Pittsburgh was once one of Bill Gates’ favorite cities. He showered it with millions to try out his ideas about how to improve teaching and test scores. But it didn’t work.

Now Superintendent Anthony Hamlet is scrapping the last vestiges of the Gates plan.

Pittsburgh Public Schools is scrapping a performance-based pay system, giving all its teachers at least a 2 percent raise and paying its least experienced teachers as much as 15 percent more per year.

The tentative changes are included in three-year contracts overwhelmingly approved Wednesday by the Pittsburgh Federation of Teachers, said Nina Esposito-Visgitis, the union’s president. The union represents about 3,000 teachers and support staff.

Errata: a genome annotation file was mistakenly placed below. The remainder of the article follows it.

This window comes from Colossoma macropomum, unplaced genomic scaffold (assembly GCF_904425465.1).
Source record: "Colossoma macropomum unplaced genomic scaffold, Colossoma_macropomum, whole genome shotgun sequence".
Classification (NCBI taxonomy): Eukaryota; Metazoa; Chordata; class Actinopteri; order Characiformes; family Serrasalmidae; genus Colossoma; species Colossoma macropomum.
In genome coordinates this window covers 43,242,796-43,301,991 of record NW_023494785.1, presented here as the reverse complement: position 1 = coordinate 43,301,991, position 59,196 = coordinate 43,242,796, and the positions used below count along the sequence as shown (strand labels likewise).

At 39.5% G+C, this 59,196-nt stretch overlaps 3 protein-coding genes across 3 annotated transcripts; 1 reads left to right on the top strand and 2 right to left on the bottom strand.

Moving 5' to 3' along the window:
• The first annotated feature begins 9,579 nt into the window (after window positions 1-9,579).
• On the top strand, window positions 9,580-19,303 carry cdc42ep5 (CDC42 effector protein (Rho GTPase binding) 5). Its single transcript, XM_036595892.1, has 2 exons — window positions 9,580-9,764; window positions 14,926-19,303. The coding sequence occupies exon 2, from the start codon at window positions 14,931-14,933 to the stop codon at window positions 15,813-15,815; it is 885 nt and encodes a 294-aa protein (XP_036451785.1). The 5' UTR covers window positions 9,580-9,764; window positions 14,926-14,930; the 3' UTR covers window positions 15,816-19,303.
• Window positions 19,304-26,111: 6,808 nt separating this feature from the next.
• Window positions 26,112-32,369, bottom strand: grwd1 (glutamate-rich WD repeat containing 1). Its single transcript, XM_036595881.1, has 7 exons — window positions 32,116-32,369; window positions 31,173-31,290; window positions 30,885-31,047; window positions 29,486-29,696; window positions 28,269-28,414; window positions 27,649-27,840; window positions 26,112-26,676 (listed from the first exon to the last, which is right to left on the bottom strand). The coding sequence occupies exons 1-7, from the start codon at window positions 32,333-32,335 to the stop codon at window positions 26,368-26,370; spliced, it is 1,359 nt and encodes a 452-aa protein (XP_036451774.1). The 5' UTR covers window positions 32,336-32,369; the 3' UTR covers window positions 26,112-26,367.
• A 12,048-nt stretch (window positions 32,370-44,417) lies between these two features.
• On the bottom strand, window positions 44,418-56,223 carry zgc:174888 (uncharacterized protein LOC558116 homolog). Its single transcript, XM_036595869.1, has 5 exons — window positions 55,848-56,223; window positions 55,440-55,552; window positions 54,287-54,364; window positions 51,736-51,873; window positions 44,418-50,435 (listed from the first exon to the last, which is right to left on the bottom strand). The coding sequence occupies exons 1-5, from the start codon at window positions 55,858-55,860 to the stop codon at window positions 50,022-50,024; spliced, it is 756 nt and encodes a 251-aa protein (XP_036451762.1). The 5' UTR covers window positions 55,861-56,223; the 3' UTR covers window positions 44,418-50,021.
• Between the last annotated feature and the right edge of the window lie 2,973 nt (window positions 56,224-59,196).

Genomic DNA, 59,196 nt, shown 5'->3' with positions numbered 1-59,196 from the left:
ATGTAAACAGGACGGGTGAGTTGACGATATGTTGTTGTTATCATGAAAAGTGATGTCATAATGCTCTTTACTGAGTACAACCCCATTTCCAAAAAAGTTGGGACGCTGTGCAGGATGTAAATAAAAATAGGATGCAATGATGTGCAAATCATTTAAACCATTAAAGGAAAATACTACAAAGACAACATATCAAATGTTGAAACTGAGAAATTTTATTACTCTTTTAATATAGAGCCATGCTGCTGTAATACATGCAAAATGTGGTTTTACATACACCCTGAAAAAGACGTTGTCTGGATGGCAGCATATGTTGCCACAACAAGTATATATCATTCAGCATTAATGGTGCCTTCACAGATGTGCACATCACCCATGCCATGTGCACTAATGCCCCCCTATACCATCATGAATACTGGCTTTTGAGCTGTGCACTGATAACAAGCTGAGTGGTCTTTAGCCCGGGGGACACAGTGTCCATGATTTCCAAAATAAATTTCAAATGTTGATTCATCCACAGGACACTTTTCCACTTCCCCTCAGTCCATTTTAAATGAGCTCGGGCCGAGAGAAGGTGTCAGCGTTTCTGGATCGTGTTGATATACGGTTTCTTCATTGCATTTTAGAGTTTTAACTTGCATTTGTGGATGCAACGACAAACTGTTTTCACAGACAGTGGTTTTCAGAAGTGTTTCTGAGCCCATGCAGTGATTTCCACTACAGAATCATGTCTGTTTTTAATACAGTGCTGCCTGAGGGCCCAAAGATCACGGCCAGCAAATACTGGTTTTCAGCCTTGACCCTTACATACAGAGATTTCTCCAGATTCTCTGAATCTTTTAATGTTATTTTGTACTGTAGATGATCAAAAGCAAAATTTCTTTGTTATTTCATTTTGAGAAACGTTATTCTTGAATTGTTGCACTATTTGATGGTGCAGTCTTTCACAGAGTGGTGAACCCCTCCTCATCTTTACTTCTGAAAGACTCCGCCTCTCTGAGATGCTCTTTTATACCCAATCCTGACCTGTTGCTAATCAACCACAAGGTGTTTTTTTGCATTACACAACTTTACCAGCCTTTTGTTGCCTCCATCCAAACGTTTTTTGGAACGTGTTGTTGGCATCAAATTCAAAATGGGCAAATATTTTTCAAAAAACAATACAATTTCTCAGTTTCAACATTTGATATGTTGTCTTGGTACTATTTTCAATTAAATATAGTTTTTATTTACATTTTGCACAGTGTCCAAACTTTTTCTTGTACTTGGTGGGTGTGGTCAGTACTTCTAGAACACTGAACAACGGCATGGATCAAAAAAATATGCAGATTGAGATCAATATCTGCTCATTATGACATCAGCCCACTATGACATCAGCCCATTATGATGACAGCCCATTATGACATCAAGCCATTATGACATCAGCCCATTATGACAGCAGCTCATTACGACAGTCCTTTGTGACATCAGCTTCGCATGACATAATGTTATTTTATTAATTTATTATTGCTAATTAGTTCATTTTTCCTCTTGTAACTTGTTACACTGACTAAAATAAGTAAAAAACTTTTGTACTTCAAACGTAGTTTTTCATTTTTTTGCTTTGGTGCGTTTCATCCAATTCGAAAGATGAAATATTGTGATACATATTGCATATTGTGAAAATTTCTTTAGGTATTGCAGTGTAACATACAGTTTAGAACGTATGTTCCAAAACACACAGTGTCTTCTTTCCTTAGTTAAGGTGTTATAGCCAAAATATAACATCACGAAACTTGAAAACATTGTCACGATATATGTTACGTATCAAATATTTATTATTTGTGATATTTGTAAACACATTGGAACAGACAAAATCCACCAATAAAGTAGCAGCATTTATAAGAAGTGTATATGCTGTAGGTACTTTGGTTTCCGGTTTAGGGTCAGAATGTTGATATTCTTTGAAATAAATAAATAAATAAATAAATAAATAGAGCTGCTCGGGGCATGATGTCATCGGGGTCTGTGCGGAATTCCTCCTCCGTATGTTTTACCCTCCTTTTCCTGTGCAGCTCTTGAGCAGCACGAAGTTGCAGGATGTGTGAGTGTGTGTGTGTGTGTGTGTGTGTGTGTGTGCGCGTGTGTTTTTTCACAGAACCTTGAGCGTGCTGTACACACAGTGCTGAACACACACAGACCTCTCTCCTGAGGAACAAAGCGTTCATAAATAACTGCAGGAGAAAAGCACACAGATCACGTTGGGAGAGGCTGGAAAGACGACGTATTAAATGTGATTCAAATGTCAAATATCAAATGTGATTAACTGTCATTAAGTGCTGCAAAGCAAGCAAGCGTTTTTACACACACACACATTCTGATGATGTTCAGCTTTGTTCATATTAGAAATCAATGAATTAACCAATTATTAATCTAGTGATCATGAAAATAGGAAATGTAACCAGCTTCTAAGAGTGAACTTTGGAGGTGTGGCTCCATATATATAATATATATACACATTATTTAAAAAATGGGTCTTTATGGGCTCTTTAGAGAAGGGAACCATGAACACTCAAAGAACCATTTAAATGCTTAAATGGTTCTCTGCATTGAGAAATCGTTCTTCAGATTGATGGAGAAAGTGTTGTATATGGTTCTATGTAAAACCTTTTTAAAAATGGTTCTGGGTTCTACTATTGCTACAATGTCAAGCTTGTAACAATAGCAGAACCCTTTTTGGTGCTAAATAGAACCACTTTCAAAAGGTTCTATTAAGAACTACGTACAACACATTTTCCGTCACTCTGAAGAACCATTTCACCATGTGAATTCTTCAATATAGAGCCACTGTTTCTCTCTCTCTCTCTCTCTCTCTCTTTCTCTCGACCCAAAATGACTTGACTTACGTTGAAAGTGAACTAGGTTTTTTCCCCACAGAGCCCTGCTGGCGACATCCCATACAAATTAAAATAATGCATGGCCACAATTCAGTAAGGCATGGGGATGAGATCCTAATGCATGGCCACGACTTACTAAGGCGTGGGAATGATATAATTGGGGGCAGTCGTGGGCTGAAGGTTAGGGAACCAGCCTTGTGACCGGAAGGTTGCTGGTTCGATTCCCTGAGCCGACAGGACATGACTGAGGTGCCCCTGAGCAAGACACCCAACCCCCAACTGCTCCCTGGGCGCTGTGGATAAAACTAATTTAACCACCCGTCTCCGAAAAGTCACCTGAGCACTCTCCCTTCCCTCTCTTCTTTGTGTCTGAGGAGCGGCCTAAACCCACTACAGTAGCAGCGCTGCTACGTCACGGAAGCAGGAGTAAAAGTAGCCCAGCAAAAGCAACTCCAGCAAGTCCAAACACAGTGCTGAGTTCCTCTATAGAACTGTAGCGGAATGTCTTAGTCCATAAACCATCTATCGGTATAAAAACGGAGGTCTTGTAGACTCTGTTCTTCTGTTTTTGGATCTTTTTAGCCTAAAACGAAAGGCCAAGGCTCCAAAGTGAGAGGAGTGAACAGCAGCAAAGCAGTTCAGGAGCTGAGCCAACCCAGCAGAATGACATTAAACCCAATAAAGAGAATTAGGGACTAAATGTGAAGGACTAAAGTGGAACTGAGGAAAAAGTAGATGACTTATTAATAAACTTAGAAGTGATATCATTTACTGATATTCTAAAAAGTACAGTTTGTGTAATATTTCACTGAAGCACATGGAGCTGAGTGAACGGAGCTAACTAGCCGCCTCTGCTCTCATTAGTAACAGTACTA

A little more than 2,000 members voted on the contracts, which were approved by 90 percent of teachers, 90 percent of paraprofessionals and 77 percent of technical and clerical employees.

“We really focused on the new teachers. We were falling behind other districts in terms of our starting salary,” Esposito-Visgitis said. “A lot of money was put at the bottom of the salary schedule because we want to attract the best and the brightest in Pittsburgh.”

Superintendent Anthony Hamlet issued a statement Wednesday night thanking “parents, stakeholders and the larger city for their patience” through stalled negotiations that nearly culminated in districtwide school closures.

Hamlet said he expects the new contracts to help reduce teacher turnover and improve school stability.

“It’s a testament to our members and to both negotiating teams that we were able to resolve things,” Esposito-Visgitis said. “We’re glad this chapter is over.”